def replaceWithInt(ote: OneThing[_]): Unit =
  t.value = 42

val strs: OneThing[String] = OneThing("hi")
replaceWithInt(strs)
// also won't compile, thought experiment

Now, the type of replaceWithInt must contain a note that “by the way, the type of ote, and any variables that refer to it, and any variables that refer to those variables, and so on until it stops, will change as a result of this call”.

This is a problem of aliases, all the locations that may refer to a value. If you change the type of the value, you also have to update every reference to it, at compile time! This is the type system; your promise that you have no other references is not good enough. You have to prove it.

As with the previous problem, the known solutions to this problem would complicate the type systems of Java and Scala beyond their design goals. In a sense, this aspect of their type systems can be considered to encourage functional programming. A type-changing map that builds a new list of the new type, or what have you, instead of mutating the old one, is trivial in the Java/Scala generics systems. There are no chances of aliasing problems, because no one could possibly have an unknown reference to the value you just constructed. This is a even more obvious design choice in the ML family languages, which make no secret of favoring functional programming.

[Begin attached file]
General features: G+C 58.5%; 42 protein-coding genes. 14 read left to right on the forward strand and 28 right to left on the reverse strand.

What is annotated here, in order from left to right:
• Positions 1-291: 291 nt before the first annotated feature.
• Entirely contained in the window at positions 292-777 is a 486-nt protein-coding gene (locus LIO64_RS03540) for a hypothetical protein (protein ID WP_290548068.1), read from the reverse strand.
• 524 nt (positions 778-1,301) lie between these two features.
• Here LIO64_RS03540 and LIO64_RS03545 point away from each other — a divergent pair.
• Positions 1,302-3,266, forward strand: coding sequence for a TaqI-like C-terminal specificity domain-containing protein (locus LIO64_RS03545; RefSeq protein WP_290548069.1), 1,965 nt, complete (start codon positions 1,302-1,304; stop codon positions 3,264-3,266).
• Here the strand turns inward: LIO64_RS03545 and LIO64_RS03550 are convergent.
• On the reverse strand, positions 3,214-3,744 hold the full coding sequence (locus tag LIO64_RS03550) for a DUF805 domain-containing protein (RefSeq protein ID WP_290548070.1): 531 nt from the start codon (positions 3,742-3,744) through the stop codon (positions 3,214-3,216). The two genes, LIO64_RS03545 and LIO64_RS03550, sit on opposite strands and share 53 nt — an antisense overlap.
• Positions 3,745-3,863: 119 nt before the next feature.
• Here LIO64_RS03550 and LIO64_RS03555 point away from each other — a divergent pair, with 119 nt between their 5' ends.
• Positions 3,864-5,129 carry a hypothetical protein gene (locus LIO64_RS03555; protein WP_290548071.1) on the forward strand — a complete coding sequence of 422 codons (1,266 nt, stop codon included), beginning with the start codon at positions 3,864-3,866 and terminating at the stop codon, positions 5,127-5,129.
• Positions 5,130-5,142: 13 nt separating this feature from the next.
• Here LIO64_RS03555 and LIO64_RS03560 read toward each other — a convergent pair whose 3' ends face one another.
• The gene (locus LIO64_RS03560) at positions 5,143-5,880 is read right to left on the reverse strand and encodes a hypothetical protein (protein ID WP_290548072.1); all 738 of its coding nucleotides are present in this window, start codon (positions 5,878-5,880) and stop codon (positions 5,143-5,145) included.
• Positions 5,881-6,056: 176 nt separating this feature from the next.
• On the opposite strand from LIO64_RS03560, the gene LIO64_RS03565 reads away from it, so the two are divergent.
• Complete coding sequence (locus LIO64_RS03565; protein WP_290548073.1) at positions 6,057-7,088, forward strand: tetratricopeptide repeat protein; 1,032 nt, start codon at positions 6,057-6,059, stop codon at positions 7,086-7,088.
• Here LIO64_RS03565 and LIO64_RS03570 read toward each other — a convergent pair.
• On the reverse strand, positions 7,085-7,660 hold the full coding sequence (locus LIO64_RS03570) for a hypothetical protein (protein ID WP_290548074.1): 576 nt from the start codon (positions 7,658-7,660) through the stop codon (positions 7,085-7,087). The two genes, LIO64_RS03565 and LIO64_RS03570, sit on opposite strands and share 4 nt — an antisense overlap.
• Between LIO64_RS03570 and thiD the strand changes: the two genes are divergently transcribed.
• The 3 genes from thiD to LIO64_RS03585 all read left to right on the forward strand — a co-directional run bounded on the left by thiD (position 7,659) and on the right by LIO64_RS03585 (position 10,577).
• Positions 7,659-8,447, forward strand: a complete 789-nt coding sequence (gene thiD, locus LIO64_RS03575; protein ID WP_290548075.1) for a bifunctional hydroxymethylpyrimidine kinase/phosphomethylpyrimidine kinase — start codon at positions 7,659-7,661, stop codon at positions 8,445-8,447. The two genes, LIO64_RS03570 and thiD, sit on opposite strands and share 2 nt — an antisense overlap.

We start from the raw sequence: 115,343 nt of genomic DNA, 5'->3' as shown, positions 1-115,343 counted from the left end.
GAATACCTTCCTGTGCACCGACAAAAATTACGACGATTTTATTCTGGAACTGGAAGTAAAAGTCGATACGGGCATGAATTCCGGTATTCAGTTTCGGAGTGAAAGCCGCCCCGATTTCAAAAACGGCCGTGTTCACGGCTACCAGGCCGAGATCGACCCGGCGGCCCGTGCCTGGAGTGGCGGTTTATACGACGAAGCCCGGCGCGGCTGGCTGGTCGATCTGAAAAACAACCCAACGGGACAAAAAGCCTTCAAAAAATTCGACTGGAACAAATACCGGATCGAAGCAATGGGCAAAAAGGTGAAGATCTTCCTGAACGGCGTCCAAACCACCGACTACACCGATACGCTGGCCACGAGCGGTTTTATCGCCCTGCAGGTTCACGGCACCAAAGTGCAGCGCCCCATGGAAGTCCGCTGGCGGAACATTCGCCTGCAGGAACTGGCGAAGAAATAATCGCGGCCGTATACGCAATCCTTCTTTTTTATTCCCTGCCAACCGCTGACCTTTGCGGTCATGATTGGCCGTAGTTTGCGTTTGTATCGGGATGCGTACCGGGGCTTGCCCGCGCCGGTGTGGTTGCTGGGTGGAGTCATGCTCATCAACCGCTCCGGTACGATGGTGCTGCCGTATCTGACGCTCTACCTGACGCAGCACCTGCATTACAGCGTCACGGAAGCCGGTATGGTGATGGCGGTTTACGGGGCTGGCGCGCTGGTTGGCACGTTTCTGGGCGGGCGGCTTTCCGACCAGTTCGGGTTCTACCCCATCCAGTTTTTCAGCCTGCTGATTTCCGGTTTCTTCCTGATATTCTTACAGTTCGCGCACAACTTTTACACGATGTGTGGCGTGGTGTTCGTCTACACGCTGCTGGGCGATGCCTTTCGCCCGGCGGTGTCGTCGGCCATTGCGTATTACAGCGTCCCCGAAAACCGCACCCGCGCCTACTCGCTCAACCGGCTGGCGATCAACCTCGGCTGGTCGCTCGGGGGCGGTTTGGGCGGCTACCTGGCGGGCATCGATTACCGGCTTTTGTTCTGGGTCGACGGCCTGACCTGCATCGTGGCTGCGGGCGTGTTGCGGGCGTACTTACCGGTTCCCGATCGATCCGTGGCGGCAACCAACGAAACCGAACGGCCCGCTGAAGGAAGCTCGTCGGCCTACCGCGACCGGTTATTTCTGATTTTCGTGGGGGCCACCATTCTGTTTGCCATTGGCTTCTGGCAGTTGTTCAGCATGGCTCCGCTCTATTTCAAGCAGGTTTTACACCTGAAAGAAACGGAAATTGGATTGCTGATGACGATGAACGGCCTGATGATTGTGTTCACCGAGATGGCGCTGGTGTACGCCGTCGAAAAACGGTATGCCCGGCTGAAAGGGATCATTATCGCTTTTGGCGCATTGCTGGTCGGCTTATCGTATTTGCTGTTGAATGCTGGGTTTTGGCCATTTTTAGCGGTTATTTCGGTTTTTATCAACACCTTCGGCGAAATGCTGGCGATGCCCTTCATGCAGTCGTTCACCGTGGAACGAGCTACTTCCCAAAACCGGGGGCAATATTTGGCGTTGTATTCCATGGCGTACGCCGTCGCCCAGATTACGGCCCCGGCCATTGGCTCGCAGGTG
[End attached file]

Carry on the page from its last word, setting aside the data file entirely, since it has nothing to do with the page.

Assignment rewrites existentials

We saw earlier that a simple get from a List<?>, followed by adding that value right back to the same list, didn’t work, but if we took that xs and passed it to a type-parameterized version, everything worked fine. Why is that?